Tuesday, April 12, 2005

The Friends of Paris Hilton 

E.J. Dionne knows a thing or two about framing an issue:
The same people who insist that critics of Social Security privatization should offer reform proposals of their own are working feverishly to eliminate alternatives that might reduce the need for benefit cuts or payroll tax increases.

I refer to the fact that House Republican leaders have scheduled a vote this week to abolish the estate tax permanently. Under a wacky provision of the 2001 tax cut designed to disguise the law's full cost, Congress voted to make the estate tax go away in 2010, but come back in full force in 2011.

With so many other taxes around, it's hard to understand why this is the one Congress would repeal. It falls, in effect, on the heirs to the wealthiest Americans. Fewer than 1 percent of the people who died in 2004 paid an estate tax, and half the revenue from the tax came from estates valued at $10 million or more.

Yet, because the wealthy have gotten wealthier over the past three decades or so, the estate tax produces a lot of money. Counting both revenue losses and added interest costs, complete repeal of the estate tax would cost the government close to $1 trillion between 2012 and 2021, according to the Center on Budget and Policy Priorities . . . .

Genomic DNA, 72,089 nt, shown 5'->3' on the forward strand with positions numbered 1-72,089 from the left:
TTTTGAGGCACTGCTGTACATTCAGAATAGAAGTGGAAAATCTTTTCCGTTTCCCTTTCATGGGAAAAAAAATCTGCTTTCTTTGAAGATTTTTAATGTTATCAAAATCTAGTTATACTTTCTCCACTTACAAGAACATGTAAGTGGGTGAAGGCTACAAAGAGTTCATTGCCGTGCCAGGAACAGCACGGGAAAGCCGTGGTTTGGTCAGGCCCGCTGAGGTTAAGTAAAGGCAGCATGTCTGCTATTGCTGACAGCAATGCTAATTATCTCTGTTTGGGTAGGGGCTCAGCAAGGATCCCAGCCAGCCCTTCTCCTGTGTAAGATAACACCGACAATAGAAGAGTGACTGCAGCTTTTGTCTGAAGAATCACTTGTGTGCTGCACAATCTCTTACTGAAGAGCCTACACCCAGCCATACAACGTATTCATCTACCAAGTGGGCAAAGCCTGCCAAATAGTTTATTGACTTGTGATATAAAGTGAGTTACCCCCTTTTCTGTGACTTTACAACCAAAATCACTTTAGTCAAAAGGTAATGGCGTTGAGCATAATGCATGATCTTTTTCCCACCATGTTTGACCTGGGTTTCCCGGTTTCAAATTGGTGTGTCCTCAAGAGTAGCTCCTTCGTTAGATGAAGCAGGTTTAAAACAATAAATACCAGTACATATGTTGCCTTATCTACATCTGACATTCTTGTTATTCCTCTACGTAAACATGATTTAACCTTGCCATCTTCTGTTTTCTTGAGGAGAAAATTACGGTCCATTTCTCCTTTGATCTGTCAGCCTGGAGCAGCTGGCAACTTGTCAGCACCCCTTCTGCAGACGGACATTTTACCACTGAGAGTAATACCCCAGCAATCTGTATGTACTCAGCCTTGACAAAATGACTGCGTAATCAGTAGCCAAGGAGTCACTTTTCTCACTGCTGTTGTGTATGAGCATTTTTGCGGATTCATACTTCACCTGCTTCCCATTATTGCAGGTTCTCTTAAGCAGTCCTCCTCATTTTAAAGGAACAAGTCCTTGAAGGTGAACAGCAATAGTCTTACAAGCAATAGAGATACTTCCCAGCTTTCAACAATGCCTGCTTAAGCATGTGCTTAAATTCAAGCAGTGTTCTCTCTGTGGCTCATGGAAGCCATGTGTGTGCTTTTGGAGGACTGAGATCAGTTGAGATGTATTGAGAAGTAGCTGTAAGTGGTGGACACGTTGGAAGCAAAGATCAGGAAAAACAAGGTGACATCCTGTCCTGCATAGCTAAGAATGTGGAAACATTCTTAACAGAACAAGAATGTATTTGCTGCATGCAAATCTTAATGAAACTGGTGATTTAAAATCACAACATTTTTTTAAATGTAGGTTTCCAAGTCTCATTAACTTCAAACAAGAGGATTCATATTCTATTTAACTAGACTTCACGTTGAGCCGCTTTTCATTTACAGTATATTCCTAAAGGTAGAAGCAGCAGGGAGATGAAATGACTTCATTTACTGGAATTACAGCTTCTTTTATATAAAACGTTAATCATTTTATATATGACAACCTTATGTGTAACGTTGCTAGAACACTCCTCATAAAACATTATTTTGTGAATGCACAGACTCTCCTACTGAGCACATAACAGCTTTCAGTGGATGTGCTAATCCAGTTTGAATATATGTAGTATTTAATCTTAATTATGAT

This is big news for the Social Security debate. Michael J. Graetz and Ian Shapiro, authors of a new book on the estate tax, "Death by a Thousand Cuts," have referred to its repeal as the "Paris Hilton Benefit Act." To pick up on the metaphor, why should Congress be more concerned about protecting Paris Hilton's inheritance than grandma's Social Security check? How can a member of Congress even think about raising payroll taxes while throwing away so much other revenue? . . . .

Those who vote to repeal the estate tax this week will be sending a clear message: They see the "crisis" in Social Security as serious enough to justify benefit cuts and private accounts. But it's not serious enough to warrant a minor inconvenience to those who plan to live on their parents' wealth.

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